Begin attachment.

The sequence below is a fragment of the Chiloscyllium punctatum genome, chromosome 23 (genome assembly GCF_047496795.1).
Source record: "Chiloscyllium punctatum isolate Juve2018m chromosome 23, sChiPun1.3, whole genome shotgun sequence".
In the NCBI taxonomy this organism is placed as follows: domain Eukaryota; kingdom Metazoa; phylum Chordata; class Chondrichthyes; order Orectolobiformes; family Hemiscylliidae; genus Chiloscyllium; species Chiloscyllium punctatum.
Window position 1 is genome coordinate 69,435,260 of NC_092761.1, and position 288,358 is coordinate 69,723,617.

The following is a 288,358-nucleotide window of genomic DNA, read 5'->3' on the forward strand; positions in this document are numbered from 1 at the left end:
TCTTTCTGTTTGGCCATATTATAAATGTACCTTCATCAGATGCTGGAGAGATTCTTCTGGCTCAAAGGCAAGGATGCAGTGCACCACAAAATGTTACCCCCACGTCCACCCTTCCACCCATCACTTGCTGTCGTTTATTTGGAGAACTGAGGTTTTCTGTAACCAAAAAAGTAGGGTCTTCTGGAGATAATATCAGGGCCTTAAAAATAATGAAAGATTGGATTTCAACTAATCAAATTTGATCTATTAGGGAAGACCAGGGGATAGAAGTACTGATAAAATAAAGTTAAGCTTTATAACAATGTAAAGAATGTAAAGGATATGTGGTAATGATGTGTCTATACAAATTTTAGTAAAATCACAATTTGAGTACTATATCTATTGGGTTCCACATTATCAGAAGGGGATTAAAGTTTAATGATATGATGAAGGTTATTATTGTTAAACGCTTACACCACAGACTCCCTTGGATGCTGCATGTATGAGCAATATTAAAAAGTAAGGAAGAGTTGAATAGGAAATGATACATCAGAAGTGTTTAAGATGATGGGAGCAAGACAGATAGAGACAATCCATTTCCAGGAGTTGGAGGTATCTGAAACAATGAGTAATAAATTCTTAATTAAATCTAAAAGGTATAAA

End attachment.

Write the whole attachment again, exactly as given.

The sequence below is a fragment of the Chiloscyllium punctatum genome, chromosome 23 (genome assembly GCF_047496795.1).
Source record: "Chiloscyllium punctatum isolate Juve2018m chromosome 23, sChiPun1.3, whole genome shotgun sequence".
In the NCBI taxonomy this organism is placed as follows: domain Eukaryota; kingdom Metazoa; phylum Chordata; class Chondrichthyes; order Orectolobiformes; family Hemiscylliidae; genus Chiloscyllium; species Chiloscyllium punctatum.
Window position 1 is genome coordinate 69,435,260 of NC_092761.1, and position 288,358 is coordinate 69,723,617.

The following is a 288,358-nucleotide window of genomic DNA, read 5'->3' on the forward strand; positions in this document are numbered from 1 at the left end:
TCTTTCTGTTTGGCCATATTATAAATGTACCTTCATCAGATGCTGGAGAGATTCTTCTGGCTCAAAGGCAAGGATGCAGTGCACCACAAAATGTTACCCCCACGTCCACCCTTCCACCCATCACTTGCTGTCGTTTATTTGGAGAACTGAGGTTTTCTGTAACCAAAAAAGTAGGGTCTTCTGGAGATAATATCAGGGCCTTAAAAATAATGAAAGATTGGATTTCAACTAATCAAATTTGATCTATTAGGGAAGACCAGGGGATAGAAGTACTGATAAAATAAAGTTAAGCTTTATAACAATGTAAAGAATGTAAAGGATATGTGGTAATGATGTGTCTATACAAATTTTAGTAAAATCACAATTTGAGTACTATATCTATTGGGTTCCACATTATCAGAAGGGGATTAAAGTTTAATGATATGATGAAGGTTATTATTGTTAAACGCTTACACCACAGACTCCCTTGGATGCTGCATGTATGAGCAATATTAAAAAGTAAGGAAGAGTTGAATAGGAAATGATACATCAGAAGTGTTTAAGATGATGGGAGCAAGACAGATAGAGACAATCCATTTCCAGGAGTTGGAGGTATCTGAAACAATGAGTAATAAATTCTTAATTAAATCTAAAAGGTATAAA